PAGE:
I’ve been trying to tell this story for over ten years. It haunts me in a beautiful way. Though I struggled to find the words to tell it, I was missing the key that could finally bring the story from inside — out.
I recently listened to an interview between Krista Tippett of On Being and acoustic ecologist, Gordon Hempton, on sound and silence in nature.
Hempton has been exploring and recording sounds in the natural world for decades. He is also a self-proclaimed “silence activist,” working to preserve the few places left in North America that are free from the intrusion of human-made sound.
In the interview, Hempton used a phrase that finally opened the way for me to tell this story: “listening horizon.”
I am in Ely, Minnesota on the edge of the Boundary Waters Canoe Area. It is deep winter, the middle of the night. I bundle into layers of clothing and set off into the darkness alone. The snow squeaks under my boots as I head to the middle of the frozen lake.
I lie down, perfectly cradled in the snow’s embrace. I am strangely warm but for the few square inches of exposed skin above my facemask. The swish of my jacket against the snow gives way to silence as I settle in to gaze at a firmament dense with stars.
And then something happens. That something I haven’t had words for. The silence – begun in my small pocket of breath-steamed air – begins to grow. In all directions. Equally. That silences spreads, speeds away from me faster and faster until I feel dwarfed by it. There is nothing for it to run into out there in the night. I feel both tiny and expanded. It is the largest silence of my life. It is a prayer in a non-language said to a god of infinite listening. It is bliss. My tears freeze to my cheeks. This is a listening horizon….and it is huge.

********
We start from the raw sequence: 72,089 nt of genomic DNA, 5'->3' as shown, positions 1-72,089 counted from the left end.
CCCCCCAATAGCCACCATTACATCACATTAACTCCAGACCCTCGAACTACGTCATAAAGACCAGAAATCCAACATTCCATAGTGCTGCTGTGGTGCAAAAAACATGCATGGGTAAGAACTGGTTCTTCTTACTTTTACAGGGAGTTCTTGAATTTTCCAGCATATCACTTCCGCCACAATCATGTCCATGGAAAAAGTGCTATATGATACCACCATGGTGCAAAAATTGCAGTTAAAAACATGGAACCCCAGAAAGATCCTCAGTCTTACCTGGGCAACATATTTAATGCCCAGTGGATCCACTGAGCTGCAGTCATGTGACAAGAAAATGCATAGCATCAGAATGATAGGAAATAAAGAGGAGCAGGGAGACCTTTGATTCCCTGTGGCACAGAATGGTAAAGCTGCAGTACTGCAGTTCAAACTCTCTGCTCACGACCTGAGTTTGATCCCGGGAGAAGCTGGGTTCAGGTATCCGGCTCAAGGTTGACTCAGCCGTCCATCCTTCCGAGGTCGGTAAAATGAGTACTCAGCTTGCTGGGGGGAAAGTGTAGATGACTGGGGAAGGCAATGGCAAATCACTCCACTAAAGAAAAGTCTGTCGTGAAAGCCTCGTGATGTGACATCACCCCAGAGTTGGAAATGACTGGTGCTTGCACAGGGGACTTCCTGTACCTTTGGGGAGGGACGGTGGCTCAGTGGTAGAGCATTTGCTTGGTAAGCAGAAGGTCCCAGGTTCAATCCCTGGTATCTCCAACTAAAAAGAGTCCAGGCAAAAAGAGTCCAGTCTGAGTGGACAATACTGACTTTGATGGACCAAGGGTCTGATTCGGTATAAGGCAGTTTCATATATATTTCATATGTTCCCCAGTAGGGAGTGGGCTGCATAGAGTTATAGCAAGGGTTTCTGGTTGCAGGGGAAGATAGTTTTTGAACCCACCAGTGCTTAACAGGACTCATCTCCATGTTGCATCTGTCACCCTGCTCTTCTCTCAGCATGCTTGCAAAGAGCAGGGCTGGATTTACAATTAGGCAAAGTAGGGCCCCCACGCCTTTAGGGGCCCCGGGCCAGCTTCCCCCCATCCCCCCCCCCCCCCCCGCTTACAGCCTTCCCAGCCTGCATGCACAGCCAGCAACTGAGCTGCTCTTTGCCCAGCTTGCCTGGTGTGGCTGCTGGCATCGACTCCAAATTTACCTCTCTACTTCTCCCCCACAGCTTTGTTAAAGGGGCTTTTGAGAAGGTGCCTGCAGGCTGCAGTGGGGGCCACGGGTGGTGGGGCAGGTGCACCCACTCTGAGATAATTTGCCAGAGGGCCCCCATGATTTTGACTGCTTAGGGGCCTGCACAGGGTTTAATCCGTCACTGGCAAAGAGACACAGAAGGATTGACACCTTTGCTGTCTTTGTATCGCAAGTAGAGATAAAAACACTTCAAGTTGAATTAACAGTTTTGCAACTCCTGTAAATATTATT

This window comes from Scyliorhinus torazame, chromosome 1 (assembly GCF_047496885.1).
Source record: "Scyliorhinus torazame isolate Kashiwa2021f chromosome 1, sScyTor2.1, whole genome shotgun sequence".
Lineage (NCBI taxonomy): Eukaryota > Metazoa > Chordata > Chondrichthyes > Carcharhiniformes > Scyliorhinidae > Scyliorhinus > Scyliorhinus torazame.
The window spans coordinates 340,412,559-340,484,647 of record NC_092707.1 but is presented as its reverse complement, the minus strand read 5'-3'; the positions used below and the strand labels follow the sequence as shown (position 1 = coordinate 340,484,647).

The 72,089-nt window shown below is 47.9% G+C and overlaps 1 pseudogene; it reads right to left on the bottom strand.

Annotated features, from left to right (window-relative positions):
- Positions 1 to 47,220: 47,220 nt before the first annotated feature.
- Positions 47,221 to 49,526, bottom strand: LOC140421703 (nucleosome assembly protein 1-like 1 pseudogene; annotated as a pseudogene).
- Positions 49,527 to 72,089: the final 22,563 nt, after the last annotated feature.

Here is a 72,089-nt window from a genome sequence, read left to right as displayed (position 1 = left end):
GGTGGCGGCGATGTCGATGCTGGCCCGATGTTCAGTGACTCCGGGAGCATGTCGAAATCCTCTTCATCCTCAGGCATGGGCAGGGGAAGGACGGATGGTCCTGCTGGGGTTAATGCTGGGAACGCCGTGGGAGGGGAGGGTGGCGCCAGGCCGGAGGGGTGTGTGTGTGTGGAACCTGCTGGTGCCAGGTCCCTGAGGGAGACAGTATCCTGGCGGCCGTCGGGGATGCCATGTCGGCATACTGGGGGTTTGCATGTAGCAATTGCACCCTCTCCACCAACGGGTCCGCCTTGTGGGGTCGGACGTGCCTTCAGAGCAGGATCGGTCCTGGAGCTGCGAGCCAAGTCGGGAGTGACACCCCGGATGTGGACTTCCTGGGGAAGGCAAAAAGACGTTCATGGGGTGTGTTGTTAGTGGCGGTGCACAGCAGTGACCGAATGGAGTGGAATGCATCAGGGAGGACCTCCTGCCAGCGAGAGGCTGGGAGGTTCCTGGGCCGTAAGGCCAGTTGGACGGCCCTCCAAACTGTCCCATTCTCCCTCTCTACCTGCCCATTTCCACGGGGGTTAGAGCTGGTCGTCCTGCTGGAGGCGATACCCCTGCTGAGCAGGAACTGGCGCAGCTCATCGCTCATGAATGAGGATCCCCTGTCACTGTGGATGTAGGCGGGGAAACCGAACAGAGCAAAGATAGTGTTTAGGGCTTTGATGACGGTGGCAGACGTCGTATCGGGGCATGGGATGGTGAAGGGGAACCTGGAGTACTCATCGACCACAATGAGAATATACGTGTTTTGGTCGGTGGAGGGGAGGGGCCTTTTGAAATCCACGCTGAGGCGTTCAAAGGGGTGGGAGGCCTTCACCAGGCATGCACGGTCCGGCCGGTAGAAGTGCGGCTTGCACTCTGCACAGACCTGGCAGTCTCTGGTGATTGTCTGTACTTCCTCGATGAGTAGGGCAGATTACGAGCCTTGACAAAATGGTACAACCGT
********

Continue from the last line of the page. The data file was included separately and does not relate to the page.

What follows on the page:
A car roars to life.
Right over there at the edge of the lake.
The growl of a metal beast.
The silence collapses, a star imploding, a vastness pulled back suddenly, violently into an acre of snowy lake.
And in that moment I understand what we humans have done. The nature of the soundlessness we have stolen from the world with the controlled petroleum explosions of our gas-powered engines. How small we have made our own listening horizon. And how small we have become to fit ourselves into it.
This knowing opens a grief in me as wide and trackless as the silence I just tasted and lost. The silence for whose gifts we are bereft. The silence through which we can step to find …. a blessed, full, resonant nothing. An absence so full that I remember and grieve it still.
That listening horizon.